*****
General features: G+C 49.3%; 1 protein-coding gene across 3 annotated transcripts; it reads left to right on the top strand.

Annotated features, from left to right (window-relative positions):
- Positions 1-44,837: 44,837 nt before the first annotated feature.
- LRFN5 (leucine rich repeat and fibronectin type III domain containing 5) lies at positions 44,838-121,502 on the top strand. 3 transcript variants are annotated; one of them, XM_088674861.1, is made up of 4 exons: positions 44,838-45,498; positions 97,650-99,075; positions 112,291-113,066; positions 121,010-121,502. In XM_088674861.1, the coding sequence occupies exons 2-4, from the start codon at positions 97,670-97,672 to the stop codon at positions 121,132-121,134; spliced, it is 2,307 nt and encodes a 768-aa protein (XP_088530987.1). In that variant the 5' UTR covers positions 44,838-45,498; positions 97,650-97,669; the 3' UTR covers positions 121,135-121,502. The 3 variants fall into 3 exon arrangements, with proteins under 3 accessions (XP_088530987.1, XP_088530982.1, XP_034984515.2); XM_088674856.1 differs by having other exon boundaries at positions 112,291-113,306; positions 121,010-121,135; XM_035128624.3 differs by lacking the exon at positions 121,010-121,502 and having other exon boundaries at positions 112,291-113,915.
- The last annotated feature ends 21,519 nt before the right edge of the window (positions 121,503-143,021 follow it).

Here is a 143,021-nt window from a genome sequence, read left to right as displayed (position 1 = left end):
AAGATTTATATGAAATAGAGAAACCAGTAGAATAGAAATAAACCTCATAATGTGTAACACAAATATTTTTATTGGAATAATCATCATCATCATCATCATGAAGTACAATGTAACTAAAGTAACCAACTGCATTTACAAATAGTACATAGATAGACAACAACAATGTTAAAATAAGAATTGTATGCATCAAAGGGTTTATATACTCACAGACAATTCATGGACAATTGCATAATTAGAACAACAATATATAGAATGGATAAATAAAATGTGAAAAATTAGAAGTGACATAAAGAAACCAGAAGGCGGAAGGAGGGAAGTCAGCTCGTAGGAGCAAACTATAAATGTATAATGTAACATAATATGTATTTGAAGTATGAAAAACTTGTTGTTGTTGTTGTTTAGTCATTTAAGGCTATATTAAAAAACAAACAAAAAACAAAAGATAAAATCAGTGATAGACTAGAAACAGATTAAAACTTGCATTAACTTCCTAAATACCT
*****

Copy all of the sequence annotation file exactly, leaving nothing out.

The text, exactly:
General features: G+C 49.3%; 1 protein-coding gene across 3 annotated transcripts; it reads left to right on the top strand.

Annotated features, from left to right (window-relative positions):
- Positions 1-44,837: 44,837 nt before the first annotated feature.
- LRFN5 (leucine rich repeat and fibronectin type III domain containing 5) lies at positions 44,838-121,502 on the top strand. 3 transcript variants are annotated; one of them, XM_088674861.1, is made up of 4 exons: positions 44,838-45,498; positions 97,650-99,075; positions 112,291-113,066; positions 121,010-121,502. In XM_088674861.1, the coding sequence occupies exons 2-4, from the start codon at positions 97,670-97,672 to the stop codon at positions 121,132-121,134; spliced, it is 2,307 nt and encodes a 768-aa protein (XP_088530987.1). In that variant the 5' UTR covers positions 44,838-45,498; positions 97,650-97,669; the 3' UTR covers positions 121,135-121,502. The 3 variants fall into 3 exon arrangements, with proteins under 3 accessions (XP_088530987.1, XP_088530982.1, XP_034984515.2); XM_088674856.1 differs by having other exon boundaries at positions 112,291-113,306; positions 121,010-121,135; XM_035128624.3 differs by lacking the exon at positions 121,010-121,502 and having other exon boundaries at positions 112,291-113,915.
- The last annotated feature ends 21,519 nt before the right edge of the window (positions 121,503-143,021 follow it).

Here is a 143,021-nt window from a genome sequence, read left to right as displayed (position 1 = left end):
AAGATTTATATGAAATAGAGAAACCAGTAGAATAGAAATAAACCTCATAATGTGTAACACAAATATTTTTATTGGAATAATCATCATCATCATCATCATGAAGTACAATGTAACTAAAGTAACCAACTGCATTTACAAATAGTACATAGATAGACAACAACAATGTTAAAATAAGAATTGTATGCATCAAAGGGTTTATATACTCACAGACAATTCATGGACAATTGCATAATTAGAACAACAATATATAGAATGGATAAATAAAATGTGAAAAATTAGAAGTGACATAAAGAAACCAGAAGGCGGAAGGAGGGAAGTCAGCTCGTAGGAGCAAACTATAAATGTATAATGTAACATAATATGTATTTGAAGTATGAAAAACTTGTTGTTGTTGTTGTTTAGTCATTTAAGGCTATATTAAAAAACAAACAAAAAACAAAAGATAAAATCAGTGATAGACTAGAAACAGATTAAAACTTGCATTAACTTCCTAAATACCT